The translations of liturgical and other religious poetry into Persian are often augmented so as to form independent poems. The literature of this kind contained in the manuscripts is still too little known for it to be possible to give an enumeration of the religious poetry of the Persian Jews that does not rest on a Hebrew basis. Seligsohn, from a Paris manuscript (No. 1356), has published the interesting work of a Persianpoet, Moses b. Isaac (of unknown date), in which the "Azharot" of Gabirol are imitated ("R. E. J." xliii. 101 et seq.). It is a new redaction in Hebrew verse, to which a translation is added, a Persian tetrastich corresponding to each Hebrew distich. The whole is preceded by a Persian introductory poem. The poem proper, like the above-mentioned Persian translation of Gabirol's "Azharot," is entitled "Iḥtiraz-Namah." MS. Adler, B. 41, contains a poem by R. Benjamin—which is perhaps the original of the above-mentioned one of Benjamin b. Mishael—in Hebrew with Persian translation. MS. Paris 118 contains an elegy on the Ninth of Ab in Persian, interspersed with Hebrew words (Munk, l.c. p. 68; "Orient, Lit." vi. 619). In MS. Brit. Mus. Or. 4729, the above-mentioned Persian translation of the Psalms is followed by "several liturgical poems in the same language" ("J. Q. R." vii. 119).

§ XV. Diwans:

The Adler collection contains a considerable number of compilations of songs, briefly termed "diwans"; and only here and there is a scanty designation of their contents given. They are comprised in the following Adler manuscripts, all of them from Teheran: T. 4, "Poems, Problems"; T. 6, "Diwan of Muley Solomon"; T. 8; T. 17; T. 22; T. 30, "Hebrew-Persian diwan of Israel b. Moses, Samuel b. Nissim, Moses b. Joseph ha-Levi, Refuah Cohen b. Eleazar, Elisha b. Samuel, etc."; T. 40; T. 51-52, "Hebrew-Persian Prayers, Poems, etc."; T. 63, "Hebrew and Hebrew-Persian Diwan, inter alios Abraham, David b. Ma'amin"; T. 72; T. 74, "Seventy Songs from Yezd."

Of the manuscripts brought from Bokhara, B. 18, "Hebrew and Hebrew-Persian Diwan, Shirot," belongs here. B. 38 is a collection (written in Meshed, c. 1806) containing "Hebrew and Persian piyyuṭim for weddings, circumcisions, etc." As authors are mentioned: Siman-Ṭob, Israel b. Moses, Shabbethai Ṣaliḥ, and Abraham b. Levi. B. 13 contains ninety-one poems in Hebrew, Hebrew and Persian, and Persian alone.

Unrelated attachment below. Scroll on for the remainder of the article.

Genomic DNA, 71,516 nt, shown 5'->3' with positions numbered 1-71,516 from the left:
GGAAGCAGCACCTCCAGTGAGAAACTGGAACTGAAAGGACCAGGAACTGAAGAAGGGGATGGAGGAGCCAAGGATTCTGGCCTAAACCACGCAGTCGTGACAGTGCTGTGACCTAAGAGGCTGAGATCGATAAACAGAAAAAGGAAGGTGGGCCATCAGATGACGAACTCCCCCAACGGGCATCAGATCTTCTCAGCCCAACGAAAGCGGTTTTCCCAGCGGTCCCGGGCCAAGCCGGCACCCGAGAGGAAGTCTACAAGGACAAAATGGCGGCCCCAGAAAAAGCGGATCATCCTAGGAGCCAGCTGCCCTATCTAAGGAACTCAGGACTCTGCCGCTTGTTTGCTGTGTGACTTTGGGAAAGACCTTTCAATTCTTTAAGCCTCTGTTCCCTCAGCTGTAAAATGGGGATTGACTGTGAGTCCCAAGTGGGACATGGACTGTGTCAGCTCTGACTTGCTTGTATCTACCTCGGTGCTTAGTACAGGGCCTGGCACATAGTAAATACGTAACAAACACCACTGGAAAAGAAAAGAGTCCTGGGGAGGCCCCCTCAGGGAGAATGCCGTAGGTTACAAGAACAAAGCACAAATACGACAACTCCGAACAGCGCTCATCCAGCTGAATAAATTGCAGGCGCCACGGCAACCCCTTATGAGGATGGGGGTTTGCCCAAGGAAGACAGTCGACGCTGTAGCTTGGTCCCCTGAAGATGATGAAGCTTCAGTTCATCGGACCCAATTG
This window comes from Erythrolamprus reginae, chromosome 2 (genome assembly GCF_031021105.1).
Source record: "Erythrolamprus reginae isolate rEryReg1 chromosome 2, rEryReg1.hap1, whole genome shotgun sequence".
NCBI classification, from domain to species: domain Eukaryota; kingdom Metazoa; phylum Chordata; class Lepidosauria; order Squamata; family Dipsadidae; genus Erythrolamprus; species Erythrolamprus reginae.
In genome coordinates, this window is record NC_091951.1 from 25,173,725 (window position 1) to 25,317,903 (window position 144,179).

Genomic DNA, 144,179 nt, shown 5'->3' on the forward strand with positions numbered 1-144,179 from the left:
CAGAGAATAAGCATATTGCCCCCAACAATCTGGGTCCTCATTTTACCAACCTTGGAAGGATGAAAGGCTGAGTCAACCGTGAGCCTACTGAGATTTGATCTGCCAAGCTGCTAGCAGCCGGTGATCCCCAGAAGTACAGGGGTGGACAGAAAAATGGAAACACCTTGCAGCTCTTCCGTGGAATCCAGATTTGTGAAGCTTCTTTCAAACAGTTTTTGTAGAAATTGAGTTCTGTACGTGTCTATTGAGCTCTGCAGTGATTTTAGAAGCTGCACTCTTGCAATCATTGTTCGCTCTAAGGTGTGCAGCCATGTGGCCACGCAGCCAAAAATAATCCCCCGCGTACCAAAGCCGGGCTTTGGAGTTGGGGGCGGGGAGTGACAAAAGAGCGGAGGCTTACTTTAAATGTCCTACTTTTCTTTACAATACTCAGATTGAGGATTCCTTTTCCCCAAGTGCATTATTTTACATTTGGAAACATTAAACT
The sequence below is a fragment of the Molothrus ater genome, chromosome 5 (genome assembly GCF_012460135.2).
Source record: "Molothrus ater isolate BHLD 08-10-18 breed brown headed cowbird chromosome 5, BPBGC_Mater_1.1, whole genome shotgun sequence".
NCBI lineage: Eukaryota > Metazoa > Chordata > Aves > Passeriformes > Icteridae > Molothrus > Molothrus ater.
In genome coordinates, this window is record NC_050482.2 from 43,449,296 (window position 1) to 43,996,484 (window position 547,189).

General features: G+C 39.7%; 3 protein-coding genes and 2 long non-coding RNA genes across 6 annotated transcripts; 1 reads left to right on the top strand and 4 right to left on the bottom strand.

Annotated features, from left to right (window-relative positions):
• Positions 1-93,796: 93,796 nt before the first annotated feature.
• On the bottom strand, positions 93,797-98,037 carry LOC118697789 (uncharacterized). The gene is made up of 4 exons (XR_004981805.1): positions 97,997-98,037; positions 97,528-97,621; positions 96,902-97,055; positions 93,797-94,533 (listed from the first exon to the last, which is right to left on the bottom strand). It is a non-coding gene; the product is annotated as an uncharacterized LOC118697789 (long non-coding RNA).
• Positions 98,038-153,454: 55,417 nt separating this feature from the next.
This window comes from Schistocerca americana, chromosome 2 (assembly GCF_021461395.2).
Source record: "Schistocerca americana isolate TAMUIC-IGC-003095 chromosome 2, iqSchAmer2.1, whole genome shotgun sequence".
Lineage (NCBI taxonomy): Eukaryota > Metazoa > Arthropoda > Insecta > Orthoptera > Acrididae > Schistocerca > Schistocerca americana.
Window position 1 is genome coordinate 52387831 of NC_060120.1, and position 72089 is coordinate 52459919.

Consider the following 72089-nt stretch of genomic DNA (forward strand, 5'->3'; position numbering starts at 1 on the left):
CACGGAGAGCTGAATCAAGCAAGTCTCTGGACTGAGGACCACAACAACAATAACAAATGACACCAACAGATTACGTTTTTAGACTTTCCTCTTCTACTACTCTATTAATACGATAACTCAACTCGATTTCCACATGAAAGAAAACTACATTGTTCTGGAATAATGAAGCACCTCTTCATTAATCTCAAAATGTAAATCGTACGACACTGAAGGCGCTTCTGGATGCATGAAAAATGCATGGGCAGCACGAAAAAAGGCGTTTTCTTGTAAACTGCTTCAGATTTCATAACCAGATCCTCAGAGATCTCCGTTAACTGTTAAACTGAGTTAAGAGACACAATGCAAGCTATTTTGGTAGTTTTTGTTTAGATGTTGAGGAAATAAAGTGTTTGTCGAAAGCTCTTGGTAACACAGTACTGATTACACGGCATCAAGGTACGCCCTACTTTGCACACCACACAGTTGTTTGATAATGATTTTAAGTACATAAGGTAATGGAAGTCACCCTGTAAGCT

Najjarah.

Many of the poems of this collection are also found in "Yismaḥ Yisrael" (Jerusalem, 1901), by Israel b. Abraham of Yezd, a collection of songs used by Persian Jews on festive occasions ("J. Q. R." xiv. 116-128). Of the sixty-three poems in the book only a very small number are Persian, although many of the Hebrew poems are followed by Persian translations. Many of the Hebrew poems are by Israel Najjarah; eight are accompanied by a Persian rendering; and "Molla Joseph" or "Molla Joseph the poet" (who is none other than Yusuf Yehudi of Bokhara) is named as the translator of four of them. Among those of Israel Najjarah, the Aramaic Sabbath song, "Yah Ribbon 'Alam," is reprinted in Persian translation in "J. Q. R." xiv. 126. Two others of his, from the collection "Yismaḥ Yisrael," have been published with their translations by Raḥamim b. Elijah (Bacher, in "Z. D. M. G." lv. 241-257; comp. ib. lvi. 729). Other authors of Persian poems or Persian translators whose works are found in this collection are: (1) Siman-Ṭob, who mentions, as a source of his "Ḥayat al-Ruḥ," a collection of songs by Israel Yezdi (see "Zeit. für Hebr. Bibl." v. 152). The collection has Hebrew poems of his accompanied with his own Persian translations. (2) Benjamin Amina: a prayer for the master of the house. (3) Tobiah: a "ghazal." (4) Judah: a Hebrew and Persian poem ("J. Q. R." xiv. 127). (5) Manasseh of Kashmir, also called "Jami Kashmiri" (see § XIII.): translations of two poems of Israel Najjarah, one of which is dated 5564 (= 1804). (6) Molla Amin: translation of a poem of Jonah, in which the curious rime of the original is imitated. Where the translator is not named, as in certain poems of Najjarah and in the "'Aḳedah" of Ephraim b. Isaac, the translator is probably Yusuf Yahudi or Siman-Ṭob. The anonymous Persian poems which the collection contains do not show Jewish religious color either in their subject-matter or in their language. Among the authors who contributed only Hebrew poems may be mentioned Shakirsh (on account of his remarkable name, which perhaps is connected with the Persian word "shagird") and Elisha b. Samuel.

§ XVI. Yusuf Yahudi.